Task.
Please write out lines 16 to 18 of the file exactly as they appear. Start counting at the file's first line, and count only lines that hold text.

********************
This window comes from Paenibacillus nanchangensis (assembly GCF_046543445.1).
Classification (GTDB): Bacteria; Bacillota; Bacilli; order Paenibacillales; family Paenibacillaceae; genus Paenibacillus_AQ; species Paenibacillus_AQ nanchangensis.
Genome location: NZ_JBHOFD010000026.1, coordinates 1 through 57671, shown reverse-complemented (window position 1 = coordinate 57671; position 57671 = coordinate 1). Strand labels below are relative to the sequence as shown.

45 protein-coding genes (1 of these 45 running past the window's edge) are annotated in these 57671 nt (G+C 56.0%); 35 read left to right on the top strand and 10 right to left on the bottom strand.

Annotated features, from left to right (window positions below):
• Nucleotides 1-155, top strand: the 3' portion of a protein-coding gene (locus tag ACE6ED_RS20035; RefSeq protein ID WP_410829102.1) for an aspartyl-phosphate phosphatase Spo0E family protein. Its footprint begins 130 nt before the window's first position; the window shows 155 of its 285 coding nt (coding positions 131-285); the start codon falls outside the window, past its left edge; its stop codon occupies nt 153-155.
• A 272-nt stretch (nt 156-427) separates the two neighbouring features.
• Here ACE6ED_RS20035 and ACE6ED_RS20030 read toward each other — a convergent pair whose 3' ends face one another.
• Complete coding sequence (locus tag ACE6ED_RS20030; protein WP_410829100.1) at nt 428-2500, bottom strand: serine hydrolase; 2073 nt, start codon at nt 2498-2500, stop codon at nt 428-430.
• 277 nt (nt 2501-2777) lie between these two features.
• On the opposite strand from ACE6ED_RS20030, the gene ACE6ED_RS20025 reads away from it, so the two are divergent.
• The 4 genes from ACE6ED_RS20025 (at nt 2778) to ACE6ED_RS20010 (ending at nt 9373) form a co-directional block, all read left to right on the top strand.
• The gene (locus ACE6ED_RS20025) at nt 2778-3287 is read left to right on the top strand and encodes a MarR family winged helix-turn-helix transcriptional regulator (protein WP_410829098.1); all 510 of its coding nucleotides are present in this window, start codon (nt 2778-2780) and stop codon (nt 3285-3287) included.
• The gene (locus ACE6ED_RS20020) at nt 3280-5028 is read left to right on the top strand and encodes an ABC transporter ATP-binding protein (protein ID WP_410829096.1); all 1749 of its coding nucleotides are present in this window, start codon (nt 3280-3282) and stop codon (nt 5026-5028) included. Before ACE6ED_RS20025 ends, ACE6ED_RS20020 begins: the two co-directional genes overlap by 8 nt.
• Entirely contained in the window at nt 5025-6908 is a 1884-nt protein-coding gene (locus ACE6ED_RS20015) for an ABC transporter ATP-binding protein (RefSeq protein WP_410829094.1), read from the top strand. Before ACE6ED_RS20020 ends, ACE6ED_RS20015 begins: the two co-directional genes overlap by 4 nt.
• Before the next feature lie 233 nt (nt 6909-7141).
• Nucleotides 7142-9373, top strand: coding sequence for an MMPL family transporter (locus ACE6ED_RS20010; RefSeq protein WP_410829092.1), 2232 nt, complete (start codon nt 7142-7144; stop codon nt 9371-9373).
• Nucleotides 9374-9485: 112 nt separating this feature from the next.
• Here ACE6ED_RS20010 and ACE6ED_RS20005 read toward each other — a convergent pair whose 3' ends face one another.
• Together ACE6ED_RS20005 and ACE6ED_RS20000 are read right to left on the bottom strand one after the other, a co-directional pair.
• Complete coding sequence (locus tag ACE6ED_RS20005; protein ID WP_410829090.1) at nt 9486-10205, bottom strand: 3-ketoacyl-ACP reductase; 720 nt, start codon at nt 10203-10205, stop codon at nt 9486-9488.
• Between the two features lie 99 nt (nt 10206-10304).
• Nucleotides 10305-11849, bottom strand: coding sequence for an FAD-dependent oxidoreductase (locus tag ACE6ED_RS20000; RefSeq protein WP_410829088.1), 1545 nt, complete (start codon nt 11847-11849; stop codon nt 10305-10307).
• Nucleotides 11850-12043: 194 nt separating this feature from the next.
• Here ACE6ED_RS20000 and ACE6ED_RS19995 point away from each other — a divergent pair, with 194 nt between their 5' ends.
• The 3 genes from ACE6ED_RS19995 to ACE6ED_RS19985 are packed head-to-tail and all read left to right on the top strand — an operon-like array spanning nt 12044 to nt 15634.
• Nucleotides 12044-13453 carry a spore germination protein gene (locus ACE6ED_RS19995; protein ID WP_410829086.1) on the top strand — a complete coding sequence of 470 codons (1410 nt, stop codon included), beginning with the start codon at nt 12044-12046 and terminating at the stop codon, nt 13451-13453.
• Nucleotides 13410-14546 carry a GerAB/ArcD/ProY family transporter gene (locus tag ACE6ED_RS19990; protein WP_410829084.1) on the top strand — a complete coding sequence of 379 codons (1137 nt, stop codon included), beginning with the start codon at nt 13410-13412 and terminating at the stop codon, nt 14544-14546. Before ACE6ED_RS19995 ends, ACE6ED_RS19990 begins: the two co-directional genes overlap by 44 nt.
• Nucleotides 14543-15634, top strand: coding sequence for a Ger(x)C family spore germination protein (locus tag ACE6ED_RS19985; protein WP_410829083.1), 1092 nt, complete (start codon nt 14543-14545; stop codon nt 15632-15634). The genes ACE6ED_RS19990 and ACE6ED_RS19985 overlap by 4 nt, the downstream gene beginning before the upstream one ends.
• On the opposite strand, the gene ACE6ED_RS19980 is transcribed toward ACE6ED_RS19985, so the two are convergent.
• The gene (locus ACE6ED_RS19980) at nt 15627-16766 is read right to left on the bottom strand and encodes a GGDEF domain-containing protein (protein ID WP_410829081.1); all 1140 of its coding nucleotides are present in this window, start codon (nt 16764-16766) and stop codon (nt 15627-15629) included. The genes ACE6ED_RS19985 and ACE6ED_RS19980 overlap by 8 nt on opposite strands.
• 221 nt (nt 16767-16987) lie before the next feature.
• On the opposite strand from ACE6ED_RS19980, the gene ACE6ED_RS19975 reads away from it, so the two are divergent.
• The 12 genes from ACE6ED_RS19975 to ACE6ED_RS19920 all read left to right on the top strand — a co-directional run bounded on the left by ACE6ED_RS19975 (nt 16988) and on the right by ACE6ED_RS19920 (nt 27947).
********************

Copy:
• Before the next feature lie 233 nt (nt 6909-7141).
• Nucleotides 7142-9373, top strand: coding sequence for an MMPL family transporter (locus ACE6ED_RS20010; RefSeq protein WP_410829092.1), 2232 nt, complete (start codon nt 7142-7144; stop codon nt 9371-9373).
• Nucleotides 9374-9485: 112 nt separating this feature from the next.